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Suppose you have a very small business that is entirely web-based – no physical assets or presence anywhere, the entire business is on the web.
You site’s revenue comes entirely from affiliate programs, drop shipping, or Adsense, so you don’t have a “warehouse” (even in your garage) or other presence.
If you live in a high-tax state like New York or California, can you form an LLC in a zero-tax state and avoid state income tax? Probably not. Here’s why: Remember that LLCs are pass-through entities, meaning that the LLC doesn’t pay taxes.
Yes, it files a tax return (unless its a single member LLC, in which case its combined with your regular 1040), but that’s only for calculating the taxable income. You pay your LLC’s taxes personally.
This is an advantage over a corporation, because a corporation pays taxes on its own income, and then when it pays you a dividend, you pay taxes on the dividend. That’s what accountants and tax lawyers are referring to when they speak of double-taxation of a corporation.
Suppose that you live in California, and run a web-only business. You could form an LLC in a state with no income tax, such as Florida or Texas.
The problem is, when it came time to pay taxes, the LLC’s income would be reported on your tax return. So you’d end up paying California tax anyway. The only way to avoid California tax on your business would be to form an LLC in a zero-tax state such as Texas, but have your LLC taxed as a corporation.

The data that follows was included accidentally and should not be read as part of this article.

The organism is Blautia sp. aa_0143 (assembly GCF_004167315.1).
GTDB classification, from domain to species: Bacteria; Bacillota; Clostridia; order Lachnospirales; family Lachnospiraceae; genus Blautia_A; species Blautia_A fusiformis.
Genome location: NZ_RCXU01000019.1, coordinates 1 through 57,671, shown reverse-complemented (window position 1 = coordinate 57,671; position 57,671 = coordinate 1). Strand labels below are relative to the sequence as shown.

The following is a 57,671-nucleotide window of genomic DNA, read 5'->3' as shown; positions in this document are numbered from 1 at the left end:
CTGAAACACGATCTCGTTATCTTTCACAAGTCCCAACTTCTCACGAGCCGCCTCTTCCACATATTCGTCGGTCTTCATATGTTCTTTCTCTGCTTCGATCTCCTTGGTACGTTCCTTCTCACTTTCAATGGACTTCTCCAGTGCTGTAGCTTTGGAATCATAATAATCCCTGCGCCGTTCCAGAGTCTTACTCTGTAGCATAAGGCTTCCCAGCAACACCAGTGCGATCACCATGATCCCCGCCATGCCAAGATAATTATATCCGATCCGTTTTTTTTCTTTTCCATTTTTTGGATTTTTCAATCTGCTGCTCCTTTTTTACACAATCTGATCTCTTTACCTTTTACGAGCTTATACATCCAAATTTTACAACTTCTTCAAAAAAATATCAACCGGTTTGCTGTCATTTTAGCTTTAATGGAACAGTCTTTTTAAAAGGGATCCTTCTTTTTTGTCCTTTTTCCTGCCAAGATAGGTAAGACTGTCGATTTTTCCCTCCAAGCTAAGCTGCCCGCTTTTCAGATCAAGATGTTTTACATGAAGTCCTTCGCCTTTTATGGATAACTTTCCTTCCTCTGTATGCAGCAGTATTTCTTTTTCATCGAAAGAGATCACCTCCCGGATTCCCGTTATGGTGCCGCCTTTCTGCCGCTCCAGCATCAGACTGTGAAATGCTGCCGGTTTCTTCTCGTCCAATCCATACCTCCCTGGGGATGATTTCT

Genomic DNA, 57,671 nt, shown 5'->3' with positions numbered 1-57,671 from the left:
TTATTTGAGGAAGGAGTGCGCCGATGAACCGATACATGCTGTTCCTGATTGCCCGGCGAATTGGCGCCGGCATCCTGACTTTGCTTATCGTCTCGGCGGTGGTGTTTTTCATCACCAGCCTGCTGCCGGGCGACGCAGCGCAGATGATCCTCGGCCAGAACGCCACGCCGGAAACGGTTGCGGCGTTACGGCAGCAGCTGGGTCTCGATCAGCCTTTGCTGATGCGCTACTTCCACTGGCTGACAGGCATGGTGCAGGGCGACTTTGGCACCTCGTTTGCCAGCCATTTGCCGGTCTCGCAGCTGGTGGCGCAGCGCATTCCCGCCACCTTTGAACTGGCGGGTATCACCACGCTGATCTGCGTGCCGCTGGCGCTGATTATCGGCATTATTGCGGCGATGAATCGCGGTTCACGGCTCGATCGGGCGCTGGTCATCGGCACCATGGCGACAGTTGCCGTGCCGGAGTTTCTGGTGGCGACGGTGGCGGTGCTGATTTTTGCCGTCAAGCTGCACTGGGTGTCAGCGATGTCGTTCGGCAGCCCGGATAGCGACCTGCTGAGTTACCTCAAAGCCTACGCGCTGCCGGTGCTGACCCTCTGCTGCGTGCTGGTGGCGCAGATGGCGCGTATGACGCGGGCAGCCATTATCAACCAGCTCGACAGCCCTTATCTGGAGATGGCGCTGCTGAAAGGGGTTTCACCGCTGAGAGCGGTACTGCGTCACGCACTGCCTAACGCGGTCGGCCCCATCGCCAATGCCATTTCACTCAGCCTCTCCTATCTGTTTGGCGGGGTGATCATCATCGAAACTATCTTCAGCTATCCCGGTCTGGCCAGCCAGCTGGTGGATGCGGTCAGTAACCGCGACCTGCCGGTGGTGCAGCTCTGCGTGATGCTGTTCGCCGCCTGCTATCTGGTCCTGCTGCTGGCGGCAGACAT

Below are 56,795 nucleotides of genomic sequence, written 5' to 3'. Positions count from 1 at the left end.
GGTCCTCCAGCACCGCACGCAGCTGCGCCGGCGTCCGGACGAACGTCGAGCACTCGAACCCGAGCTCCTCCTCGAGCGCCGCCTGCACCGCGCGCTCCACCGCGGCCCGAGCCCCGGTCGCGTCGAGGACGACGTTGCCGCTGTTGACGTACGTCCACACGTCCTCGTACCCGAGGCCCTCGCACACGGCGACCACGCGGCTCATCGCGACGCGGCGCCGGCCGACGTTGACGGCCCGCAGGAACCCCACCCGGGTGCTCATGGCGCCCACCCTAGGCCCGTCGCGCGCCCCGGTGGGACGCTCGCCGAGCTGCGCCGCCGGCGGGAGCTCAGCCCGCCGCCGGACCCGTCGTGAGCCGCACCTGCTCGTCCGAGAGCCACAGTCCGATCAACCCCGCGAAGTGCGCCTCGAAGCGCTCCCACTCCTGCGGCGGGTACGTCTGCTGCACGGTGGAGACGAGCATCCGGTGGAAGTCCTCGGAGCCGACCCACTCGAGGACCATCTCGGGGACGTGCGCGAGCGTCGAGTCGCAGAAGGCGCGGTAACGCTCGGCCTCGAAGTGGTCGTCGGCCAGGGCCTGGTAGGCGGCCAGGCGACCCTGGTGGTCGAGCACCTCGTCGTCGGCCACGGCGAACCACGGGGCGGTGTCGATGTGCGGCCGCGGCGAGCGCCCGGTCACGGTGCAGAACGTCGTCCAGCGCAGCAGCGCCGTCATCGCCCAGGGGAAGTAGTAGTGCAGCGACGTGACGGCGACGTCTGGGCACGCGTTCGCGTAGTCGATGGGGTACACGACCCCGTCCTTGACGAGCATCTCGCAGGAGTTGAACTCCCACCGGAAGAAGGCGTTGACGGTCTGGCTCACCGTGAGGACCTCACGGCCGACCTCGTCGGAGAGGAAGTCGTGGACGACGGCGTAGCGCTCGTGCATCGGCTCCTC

Your LLC would be corporate tax on its income, but it would not be subject to California state tax. The only portion that would be subject to California tax would be whatever you, as a California resident, received in dividends.
However, unless you’re leaving money in the company, presumably all of your profits would be paid as dividends. The bottom line is, in attempting to avoid California tax, you end up paying the corporate double tax.
If you attempt to leave money in the LLC year after year, and not pay it out in order to avoid state and dividend taxes, you will run into a massively complicated area of tax law involving excess accumulations and all kinds of stuff that only specialized tax attorneys deal with and you really don’t want to venture down that road at all.
The best tax avoidance strategy with your corporation is to ensure that every expense possibly related to your business is deducted. That will lower your taxes tremendously. As a business owner, you can deduct expenses that no employee can.
You can deduct business travel, including all car mileage associated with your business. Did you drive to the store to buy a computer to run your site? Deduct the computer, and the mileage associated with the trip to the store.
Generally, your best bet for lowest cost and least complication is to incorporate your LLC in the state where you live. Also, the best tax minimization idea is not incorporating in Nevada, Texas, Florida or Wyoming (unless you live there, of course), but to maximize all your legitimate deductions. Instead of spending money incorporating in far-flung states, your best bet is to incorporate in your own state.